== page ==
A Race to Hunger

Spectators at February’s Daytona 500 road race in Florida were handed green flags to wave in celebration of the news that the stock cars now use gasoline with 15% corn-based ethanol. But the millions of people now threatened by hunger as a result of developed countries' biofuel policies are not cheering.

SYDNEY – Spectators at February’s Daytona 500 in Florida were handed green flags to wave in celebration of the news that the race’s stock cars now use gasoline with 15% corn-based ethanol. It was the start of a season-long television marketing campaign to sell the merits of biofuel to Americans.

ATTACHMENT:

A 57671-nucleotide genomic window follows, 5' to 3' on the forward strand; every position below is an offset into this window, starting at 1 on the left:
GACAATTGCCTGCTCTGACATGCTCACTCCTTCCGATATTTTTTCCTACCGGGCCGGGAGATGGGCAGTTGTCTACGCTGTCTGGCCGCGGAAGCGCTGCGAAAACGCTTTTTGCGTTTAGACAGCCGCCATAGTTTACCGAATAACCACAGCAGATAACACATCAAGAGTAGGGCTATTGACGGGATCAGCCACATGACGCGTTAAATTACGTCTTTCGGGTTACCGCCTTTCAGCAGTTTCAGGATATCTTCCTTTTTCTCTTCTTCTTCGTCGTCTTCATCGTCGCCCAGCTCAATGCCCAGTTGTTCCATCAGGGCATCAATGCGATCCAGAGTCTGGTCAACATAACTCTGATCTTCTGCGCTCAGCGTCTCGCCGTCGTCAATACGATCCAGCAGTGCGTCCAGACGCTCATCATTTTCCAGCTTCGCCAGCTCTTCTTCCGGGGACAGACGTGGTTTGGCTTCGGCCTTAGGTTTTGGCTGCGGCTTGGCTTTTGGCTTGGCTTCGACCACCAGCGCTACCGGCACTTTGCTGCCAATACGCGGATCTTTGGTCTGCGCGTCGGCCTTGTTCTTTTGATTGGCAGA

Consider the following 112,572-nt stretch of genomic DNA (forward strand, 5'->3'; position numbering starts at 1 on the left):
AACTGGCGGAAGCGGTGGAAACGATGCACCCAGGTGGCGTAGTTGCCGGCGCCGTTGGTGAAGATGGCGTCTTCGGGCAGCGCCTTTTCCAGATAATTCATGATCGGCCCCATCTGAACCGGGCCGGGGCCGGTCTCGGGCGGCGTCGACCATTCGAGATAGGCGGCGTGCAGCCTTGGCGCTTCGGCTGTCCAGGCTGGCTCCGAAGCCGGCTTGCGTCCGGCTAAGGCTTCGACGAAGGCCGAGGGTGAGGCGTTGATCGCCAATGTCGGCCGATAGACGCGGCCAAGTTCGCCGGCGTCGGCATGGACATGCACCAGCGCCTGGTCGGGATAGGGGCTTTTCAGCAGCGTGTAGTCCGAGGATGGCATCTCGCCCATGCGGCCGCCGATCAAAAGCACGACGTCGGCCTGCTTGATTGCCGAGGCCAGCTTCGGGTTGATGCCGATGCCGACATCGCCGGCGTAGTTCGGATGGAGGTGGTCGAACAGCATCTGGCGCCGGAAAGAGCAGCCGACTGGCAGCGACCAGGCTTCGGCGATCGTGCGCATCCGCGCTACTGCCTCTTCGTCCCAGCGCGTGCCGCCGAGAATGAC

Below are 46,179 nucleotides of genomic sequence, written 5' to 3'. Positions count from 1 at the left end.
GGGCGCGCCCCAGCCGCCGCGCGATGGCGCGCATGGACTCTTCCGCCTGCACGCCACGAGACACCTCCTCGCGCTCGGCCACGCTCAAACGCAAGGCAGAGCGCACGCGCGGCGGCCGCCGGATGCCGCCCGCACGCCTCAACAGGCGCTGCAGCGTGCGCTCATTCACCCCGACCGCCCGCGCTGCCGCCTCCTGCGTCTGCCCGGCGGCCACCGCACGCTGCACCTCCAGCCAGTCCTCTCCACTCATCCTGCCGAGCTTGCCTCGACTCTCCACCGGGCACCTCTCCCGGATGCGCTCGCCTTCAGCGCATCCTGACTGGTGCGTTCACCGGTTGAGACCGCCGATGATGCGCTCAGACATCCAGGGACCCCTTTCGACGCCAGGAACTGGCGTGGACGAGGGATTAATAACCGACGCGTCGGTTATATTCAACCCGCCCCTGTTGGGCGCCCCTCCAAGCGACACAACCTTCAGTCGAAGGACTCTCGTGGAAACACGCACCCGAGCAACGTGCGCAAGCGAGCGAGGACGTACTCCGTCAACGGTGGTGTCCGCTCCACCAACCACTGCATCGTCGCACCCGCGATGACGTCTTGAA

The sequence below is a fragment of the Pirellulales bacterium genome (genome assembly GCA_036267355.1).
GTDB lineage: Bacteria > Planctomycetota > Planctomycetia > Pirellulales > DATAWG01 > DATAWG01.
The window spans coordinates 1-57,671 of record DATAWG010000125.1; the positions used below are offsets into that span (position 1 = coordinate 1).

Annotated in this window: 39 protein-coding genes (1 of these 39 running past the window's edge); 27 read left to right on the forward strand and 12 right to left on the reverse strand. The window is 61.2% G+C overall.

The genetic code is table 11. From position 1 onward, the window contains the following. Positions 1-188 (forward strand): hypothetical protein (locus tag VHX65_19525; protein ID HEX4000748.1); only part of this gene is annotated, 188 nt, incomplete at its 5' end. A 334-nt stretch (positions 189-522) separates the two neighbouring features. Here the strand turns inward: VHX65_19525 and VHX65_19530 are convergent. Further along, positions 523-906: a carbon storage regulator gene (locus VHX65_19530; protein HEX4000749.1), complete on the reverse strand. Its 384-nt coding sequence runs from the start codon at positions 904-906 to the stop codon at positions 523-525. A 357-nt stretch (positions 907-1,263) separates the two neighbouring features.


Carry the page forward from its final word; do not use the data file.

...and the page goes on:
On the surface, the self-proclaimed “greening of NASCAR” (National Association for Stock Car Auto Racing) is merely a transparent (and, one suspects, ill-fated) exercise in an environmental form of whitewashing for the sport – call it “greenwashing.” But the partnership between a beloved American pastime and the biofuel lobby also marks the latest attempt to sway public opinion in favor of a truly irresponsible policy.

The United States spends about $6 billion a year on federal support for ethanol production through tax credits, tariffs, and other programs. Thanks to this financial assistance, one-sixth of the world’s corn supply is burned in American cars. That is enough corn to feed 350 million people for an entire year.

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